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Old February 13, 2001, 01:29 AM   #1
ReserveCop
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What the current thinking of using a sling on your shotgun used for home defense?

What about for law enforcement use?

Also, what the pros and cons of so-called "tactical" slings vs. "carrying" slings.

Thanks for your opinions.
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Old February 13, 2001, 01:52 AM   #2
Romulus
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May I simply second your question?

For years I've been living in a state of ignorance, buying "military looking" accoutrements for my shotguns and leaving it at that...I have a sling for my 870, a black nylon carry sling that got hung up on the closet coat hangers every time I took it out of the cabinet - the sling is off, if I need it for carrying the piece those quick-release swivels sure come in handy

I'd like to hear informed and experienced opinions on this one...
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Old February 13, 2001, 06:48 AM   #3
Dave McC
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My Deer 870 wears a sling whenever it leaves the house. My HD 870 is used in the house and doesn't.There,a sling is just another thing to hang up, snag, encumber and complicate things at a time when I might desperately need simplicity and speed.
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Old February 13, 2001, 12:36 PM   #4
alowishious
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What about weapon retention. I always see people writing that a sling is a bad idea for HD, but what if the bogie grabs your weapon? You have a lot better chance of hanging on with a sling.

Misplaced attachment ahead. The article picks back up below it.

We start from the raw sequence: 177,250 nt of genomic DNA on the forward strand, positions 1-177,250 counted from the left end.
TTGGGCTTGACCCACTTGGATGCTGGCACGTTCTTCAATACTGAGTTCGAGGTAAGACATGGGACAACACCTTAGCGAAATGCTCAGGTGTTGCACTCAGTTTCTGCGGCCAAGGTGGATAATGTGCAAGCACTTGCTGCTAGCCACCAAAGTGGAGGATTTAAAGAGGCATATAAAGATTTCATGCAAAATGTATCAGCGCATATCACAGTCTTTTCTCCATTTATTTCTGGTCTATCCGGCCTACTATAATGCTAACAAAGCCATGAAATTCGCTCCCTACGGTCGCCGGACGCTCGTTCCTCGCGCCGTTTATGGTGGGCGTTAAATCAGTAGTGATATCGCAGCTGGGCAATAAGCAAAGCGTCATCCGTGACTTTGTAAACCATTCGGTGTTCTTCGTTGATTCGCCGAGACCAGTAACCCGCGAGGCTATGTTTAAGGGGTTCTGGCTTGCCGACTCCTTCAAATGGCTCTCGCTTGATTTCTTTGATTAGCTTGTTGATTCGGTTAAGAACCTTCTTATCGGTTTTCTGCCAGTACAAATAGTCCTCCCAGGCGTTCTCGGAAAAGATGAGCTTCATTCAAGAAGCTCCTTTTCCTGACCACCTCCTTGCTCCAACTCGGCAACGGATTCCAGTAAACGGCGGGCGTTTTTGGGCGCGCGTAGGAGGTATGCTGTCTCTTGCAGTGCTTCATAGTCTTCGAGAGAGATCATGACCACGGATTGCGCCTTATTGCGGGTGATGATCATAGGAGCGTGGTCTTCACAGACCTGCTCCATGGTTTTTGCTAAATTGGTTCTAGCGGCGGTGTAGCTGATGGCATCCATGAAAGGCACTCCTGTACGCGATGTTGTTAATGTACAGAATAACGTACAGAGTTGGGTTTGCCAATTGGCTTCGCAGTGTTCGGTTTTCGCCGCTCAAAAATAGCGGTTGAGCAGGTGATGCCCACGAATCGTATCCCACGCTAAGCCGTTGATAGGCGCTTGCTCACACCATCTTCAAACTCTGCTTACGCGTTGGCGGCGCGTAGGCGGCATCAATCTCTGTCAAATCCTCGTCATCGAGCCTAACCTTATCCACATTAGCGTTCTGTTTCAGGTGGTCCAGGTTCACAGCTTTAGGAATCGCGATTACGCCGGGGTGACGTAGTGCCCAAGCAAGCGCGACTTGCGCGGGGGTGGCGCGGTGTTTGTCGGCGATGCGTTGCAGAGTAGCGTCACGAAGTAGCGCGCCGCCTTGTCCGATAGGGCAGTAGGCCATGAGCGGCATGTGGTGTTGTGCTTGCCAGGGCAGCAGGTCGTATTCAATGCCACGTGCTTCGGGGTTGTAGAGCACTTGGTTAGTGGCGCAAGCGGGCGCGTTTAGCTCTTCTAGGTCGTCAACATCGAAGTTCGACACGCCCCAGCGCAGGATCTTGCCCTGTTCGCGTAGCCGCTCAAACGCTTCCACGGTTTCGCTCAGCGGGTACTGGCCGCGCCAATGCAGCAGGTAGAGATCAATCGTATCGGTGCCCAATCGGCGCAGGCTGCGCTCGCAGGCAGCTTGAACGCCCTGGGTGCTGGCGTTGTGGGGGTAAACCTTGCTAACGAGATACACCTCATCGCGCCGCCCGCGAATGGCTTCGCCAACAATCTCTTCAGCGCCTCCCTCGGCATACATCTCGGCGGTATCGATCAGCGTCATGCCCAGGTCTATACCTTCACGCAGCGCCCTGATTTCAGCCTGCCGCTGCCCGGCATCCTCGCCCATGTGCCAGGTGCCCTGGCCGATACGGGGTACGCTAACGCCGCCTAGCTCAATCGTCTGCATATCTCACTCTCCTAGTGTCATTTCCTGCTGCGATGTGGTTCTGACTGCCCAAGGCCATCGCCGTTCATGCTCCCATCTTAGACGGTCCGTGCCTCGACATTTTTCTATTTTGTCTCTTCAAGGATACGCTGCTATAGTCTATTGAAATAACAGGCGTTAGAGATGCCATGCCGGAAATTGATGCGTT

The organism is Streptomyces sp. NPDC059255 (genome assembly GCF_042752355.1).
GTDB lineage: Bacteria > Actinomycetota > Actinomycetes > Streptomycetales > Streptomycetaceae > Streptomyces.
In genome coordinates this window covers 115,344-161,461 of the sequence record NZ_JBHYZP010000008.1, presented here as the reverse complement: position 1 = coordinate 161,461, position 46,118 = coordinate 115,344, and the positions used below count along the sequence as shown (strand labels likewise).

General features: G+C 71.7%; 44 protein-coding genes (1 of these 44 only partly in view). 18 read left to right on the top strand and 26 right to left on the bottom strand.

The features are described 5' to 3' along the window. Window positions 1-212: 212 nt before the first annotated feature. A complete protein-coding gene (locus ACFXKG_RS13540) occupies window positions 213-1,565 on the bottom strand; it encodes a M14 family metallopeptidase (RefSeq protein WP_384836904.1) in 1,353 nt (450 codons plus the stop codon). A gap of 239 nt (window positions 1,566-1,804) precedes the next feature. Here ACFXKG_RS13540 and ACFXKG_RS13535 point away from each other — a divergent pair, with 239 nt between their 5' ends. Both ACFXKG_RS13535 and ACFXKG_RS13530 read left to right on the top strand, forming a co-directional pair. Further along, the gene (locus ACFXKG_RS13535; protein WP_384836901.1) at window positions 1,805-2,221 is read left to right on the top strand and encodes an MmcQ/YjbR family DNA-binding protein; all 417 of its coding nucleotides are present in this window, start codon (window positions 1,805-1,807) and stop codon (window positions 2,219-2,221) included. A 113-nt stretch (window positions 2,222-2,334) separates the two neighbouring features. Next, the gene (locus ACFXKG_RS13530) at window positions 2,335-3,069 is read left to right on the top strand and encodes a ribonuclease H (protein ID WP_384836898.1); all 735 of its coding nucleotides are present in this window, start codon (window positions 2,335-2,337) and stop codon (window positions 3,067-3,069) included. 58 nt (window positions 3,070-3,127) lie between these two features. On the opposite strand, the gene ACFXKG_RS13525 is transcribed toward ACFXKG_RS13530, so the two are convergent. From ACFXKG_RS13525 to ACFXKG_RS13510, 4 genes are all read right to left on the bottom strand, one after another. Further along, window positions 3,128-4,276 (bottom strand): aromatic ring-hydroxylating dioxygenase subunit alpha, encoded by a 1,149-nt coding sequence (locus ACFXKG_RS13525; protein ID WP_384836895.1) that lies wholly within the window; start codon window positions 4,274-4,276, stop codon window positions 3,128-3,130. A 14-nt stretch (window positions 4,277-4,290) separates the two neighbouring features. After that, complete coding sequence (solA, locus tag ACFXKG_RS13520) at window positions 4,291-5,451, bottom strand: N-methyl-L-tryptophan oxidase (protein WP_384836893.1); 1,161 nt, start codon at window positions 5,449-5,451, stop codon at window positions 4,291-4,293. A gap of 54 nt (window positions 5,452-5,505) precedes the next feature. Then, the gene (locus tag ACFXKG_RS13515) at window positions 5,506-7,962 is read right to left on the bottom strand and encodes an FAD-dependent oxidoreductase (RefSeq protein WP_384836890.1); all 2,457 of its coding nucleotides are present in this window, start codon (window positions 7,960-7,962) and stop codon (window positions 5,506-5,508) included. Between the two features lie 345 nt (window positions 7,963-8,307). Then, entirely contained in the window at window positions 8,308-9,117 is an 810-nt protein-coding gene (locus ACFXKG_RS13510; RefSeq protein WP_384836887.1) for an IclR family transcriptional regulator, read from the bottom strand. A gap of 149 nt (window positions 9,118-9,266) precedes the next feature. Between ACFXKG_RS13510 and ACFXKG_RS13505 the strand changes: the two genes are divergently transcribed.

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Old February 13, 2001, 04:22 PM   #5
Dave McC
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Al, I regard someone grabbing my weapon as unlikely.
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Old February 13, 2001, 06:53 PM   #6
bullseye
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The idea of someone grabbing the weapon is a real possibility if you're taken by suprise. A sling may provide an extra margin of retention in that situation. However, I do keep my sling taught between the swivels so it is not dangling with the potential of hanging up on things.
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Old February 13, 2001, 08:31 PM   #7
Dave McC
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First, I was doing search drills back in the early 80s, and have some experience in the field.

OK, perp has grabbed my shotgun. I drop down with my weight over the shotgun until it levers enough to cover some part of his/her anatomy,and shoot. Next perp, please.Unless that perp is strong enough to hold up 250 lbs or so at the other end of a shotgun bbl, it's over right then...
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Old February 13, 2001, 11:27 PM   #8
Erik
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What the other Erick said...

Slings are optional, but a good idea imo, for a HD shotgun.

They should be mandatory for cruiser shotguns.
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Old February 14, 2001, 10:37 AM   #9
Joe 543
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I agree with both E's. Shotgun = Sling